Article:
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I've been thinking about creating a chat application, but don't know too much about how to create an effective one so I was hoping we could talk about the "best" and most efficient(performance) way to making one.

So the base features are probably seeing each other's messages and a chat log.

So I was considering using codeigniter and ajax to create the view and sending of each message and every time a message is sent, the message is sort in a table for the chat log. Then I thought, if every time a message is sent a query is sent, the scaling of this app would be horrible, so I was thinking of storing the log on the client's cookie or javascript object and upon leaving the chat, the log is sent and stored in the database. But then I don't know if this would work or would be extremely bad security wise.

Also, I was reading stuff on stackoverflow about chats and websockets and ran in ajax APE as an effective way to manage sending messages... But I don't really know much about websockets and how to use them etc...

Anyhow, I'm pretty sure I can make a chat application, but a good, effective, scalable one, no...

Any suggestions on the best/most effective way on making a chat application?

Some of u suggested node.js or socket.io.

Since I don't know anything about those two, which one is better?

Also I noticed that in the node.js example that he uses one server for the whole chatroom, does that mean I need a node.js server for every chat/chatroom?

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closed as primarily opinion-based by Flexo Nov 2 '14 at 5:02

Many good questions generate some degree of opinion based on expert experience, but answers to this question will tend to be almost entirely based on opinions, rather than facts, references, or specific expertise.If this question can be reworded to fit the rules in the help center, please edit the question.

    
If you don't want to worry about the infrastructure then you might want to consider a hosted realtime service such as Pusher (who I work for). We also have in-built support for chat-style functionality through presence channels. I've also compiled a list of hosted realtime services if you want to investigate this further. – leggetter Aug 19 '11 at 8:49
up vote 2 down vote accepted

Even though you are thinking about building this with PHP and AJAX, I highly, highly recommend doing something like this with Node.js if that's an option for you. It is much more suited for something like this; especially compared to AJAX which uses expensive HTTP requests in relation to Node.js A big benefit of it is that it is incredibly fast at doing many kinds of I/O and is asynchronous. Also, the Node.js process is non-blocking which helps make it even faster.

You should have a look at this example as well. The code was written by the creator of Node.js himself. Also, Node.js can interface with databases so you don't need to use text-based logs or anything.

If you're interested in WebSockets but don't want to deal with catching all of the cross browser quirks, definitely check out Socket.IO. It's a library for working with WebSockets and I've found it to be very good at dealing with all of the different browser versions out there.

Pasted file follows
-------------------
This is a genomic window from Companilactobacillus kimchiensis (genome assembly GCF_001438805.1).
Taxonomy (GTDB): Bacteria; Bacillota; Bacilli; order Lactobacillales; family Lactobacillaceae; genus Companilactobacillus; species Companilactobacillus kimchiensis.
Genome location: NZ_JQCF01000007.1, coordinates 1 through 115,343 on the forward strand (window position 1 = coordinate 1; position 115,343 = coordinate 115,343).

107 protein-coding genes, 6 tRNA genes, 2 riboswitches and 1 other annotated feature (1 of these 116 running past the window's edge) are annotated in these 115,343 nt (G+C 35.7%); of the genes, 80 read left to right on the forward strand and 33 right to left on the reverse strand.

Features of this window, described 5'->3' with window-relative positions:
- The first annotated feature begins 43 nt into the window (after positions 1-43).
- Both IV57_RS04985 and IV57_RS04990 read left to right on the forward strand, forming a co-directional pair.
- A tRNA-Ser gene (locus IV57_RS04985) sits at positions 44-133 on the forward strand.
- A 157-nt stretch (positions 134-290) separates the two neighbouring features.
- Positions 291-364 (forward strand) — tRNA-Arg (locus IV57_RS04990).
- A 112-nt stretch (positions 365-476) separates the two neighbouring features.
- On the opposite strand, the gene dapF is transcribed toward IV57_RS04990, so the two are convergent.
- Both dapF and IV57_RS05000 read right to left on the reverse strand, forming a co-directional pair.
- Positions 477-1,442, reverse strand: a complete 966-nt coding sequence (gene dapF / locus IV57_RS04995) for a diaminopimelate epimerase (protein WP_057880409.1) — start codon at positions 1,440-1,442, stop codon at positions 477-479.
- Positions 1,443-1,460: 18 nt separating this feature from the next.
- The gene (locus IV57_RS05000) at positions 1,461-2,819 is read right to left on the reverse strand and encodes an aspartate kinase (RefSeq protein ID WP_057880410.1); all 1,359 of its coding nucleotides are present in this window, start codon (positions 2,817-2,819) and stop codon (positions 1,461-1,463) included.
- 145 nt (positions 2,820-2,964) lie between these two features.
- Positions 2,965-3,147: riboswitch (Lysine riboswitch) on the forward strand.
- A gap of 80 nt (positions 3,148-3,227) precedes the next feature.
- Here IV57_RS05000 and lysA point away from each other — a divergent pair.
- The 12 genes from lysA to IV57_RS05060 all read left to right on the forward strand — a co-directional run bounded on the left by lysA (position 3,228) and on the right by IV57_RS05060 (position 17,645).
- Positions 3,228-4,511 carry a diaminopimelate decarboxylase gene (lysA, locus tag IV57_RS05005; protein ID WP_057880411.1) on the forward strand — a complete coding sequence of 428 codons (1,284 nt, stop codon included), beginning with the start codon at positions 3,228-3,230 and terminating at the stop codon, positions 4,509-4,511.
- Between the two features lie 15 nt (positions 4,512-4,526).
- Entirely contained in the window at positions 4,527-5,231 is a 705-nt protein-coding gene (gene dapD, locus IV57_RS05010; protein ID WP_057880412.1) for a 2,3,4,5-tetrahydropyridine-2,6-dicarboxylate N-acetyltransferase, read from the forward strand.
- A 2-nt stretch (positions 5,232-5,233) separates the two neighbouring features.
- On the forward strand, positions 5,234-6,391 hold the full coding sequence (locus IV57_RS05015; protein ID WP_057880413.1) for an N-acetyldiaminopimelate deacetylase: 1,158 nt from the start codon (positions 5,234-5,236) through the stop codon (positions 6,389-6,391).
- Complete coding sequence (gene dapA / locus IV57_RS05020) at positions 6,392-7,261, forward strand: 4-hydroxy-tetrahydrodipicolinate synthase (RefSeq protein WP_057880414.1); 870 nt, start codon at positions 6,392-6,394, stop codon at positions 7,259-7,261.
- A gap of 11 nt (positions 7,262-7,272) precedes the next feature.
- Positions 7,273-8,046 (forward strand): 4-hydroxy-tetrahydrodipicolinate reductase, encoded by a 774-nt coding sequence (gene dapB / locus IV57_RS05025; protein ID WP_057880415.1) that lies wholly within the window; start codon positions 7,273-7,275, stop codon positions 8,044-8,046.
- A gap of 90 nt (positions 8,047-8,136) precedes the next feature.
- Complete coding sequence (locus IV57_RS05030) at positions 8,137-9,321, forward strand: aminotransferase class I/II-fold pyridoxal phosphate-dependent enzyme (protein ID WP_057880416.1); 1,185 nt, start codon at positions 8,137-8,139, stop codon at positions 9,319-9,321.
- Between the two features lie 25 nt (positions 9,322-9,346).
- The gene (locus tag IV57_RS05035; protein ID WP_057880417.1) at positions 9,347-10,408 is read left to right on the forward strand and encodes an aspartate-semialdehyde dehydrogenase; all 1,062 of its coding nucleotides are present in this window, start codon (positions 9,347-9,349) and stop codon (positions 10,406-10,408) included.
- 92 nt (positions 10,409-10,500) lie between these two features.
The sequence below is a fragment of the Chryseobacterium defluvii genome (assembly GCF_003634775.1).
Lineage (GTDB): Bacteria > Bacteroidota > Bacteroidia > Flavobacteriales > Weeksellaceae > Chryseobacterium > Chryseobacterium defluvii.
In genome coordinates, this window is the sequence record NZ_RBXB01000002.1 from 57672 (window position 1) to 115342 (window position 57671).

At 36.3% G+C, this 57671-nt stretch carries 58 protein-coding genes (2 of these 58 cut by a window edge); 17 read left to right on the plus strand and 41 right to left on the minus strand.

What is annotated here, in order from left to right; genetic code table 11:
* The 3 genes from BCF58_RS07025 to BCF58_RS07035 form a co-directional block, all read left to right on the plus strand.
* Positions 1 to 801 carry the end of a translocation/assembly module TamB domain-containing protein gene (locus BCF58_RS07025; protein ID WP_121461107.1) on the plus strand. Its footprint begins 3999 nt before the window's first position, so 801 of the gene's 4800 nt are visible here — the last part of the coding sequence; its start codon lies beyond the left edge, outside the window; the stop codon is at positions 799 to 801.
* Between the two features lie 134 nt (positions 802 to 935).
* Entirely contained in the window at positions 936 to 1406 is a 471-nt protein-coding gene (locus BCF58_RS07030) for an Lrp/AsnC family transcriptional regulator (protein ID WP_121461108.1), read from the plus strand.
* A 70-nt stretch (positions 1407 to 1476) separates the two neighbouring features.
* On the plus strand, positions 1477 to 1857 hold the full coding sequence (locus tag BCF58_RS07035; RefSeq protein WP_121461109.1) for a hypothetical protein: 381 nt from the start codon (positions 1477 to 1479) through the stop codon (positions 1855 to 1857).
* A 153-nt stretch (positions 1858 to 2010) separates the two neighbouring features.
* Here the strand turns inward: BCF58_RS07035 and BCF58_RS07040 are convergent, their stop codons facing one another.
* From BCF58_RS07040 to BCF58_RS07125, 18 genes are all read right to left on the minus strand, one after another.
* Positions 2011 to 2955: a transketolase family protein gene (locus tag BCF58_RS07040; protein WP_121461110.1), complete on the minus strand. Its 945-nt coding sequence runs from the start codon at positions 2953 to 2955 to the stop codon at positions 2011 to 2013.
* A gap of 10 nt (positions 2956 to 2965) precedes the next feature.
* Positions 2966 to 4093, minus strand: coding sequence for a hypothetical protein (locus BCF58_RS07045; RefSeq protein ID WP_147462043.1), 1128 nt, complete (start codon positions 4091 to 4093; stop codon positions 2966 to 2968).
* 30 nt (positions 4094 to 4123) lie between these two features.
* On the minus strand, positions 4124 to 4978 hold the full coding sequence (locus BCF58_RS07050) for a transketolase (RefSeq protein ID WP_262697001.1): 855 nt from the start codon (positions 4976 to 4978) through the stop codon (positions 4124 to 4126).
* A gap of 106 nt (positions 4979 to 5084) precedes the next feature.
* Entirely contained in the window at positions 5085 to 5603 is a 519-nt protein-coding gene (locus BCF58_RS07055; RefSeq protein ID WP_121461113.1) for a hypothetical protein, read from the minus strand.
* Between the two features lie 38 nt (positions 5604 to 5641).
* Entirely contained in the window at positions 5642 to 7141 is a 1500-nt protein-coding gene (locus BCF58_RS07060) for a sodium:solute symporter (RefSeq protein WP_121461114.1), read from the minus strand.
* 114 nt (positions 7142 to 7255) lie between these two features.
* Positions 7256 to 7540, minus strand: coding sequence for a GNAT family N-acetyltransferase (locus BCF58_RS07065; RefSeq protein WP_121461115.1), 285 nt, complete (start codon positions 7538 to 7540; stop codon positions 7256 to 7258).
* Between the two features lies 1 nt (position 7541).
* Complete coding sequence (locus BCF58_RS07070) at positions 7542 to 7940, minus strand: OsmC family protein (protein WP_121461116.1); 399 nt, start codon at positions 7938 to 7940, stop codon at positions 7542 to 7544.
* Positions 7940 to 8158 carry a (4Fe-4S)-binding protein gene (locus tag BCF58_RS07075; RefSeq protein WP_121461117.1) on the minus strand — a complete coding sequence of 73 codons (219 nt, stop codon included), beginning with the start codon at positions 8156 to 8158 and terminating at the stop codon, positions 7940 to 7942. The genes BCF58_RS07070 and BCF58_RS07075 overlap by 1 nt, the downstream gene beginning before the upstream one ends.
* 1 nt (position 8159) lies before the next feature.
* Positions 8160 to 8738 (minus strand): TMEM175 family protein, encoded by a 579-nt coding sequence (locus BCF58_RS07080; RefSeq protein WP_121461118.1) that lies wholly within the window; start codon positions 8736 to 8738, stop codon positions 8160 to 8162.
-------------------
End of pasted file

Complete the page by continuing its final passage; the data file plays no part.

Hope that helps!

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1  
hey thx, i'm still wondering about the database part though. Does each message become stored in the database every time it is sent? I was thinking that this would be a big bottleneck. – Derek Aug 18 '11 at 18:50
    
No problem. You don't have to store each message in the database, it's just an option. You'd have to code that functionality yourself if you wanted to do that. I've heard good things about mongodb, couchdb, and redis for working with databases in node.js. The last I heard, mongodb was the fastest but that was a long time ago so I could be completely wrong. It's definitely faster than using mysql or postgresql for what you want to do though... – Aaron Aug 18 '11 at 18:56
2  
However you have to be aware that these databases do not perform very well once the whole dataset does not fit entirely in memory – arnaud576875 Aug 18 '11 at 18:59
    
Interesting. Do you have a reference to that fact? I've just never heard that before... – Aaron Aug 18 '11 at 19:08
    
Blog post with performance tests of mongodb in a full memory situation. colinhowe.co.uk/2011/02/23/… – Toby Aug 18 '11 at 23:08

node.js and socket.io seem the most appropriate for this task.

node.js allows to handle many persistent connections with low memory usage, which is quite suitable for handling all chat clients. socket.io is an abstraction over websockets / comet / long-polling that allows to pass messages between the node server and a web browser.

You can still use codeigniter or any other framework for the user interface.

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so u have to use both to make a chat application? – Derek Aug 18 '11 at 19:13
    
and which one is better? – Derek Aug 18 '11 at 19:37

If you were really going hard core big, you might want to think about replacing the database for message queues. Second Life put up their message queue evaluations for in-game messaging.

http://wiki.secondlife.com/wiki/Message_Queue_Evaluation_Notes

Although, chat logs would not likely be persisted on your server like they would with a database.

share|improve this answer
    
what's the advantage of this over node.js or socket.io? – Derek Aug 18 '11 at 19:26
    
I don't know that this would be an alternative to node.js or socket.io. This has to do with how the data is stored, so consider it an alternative to MySQL or a NoSQL database. – Toby Aug 18 '11 at 22:40

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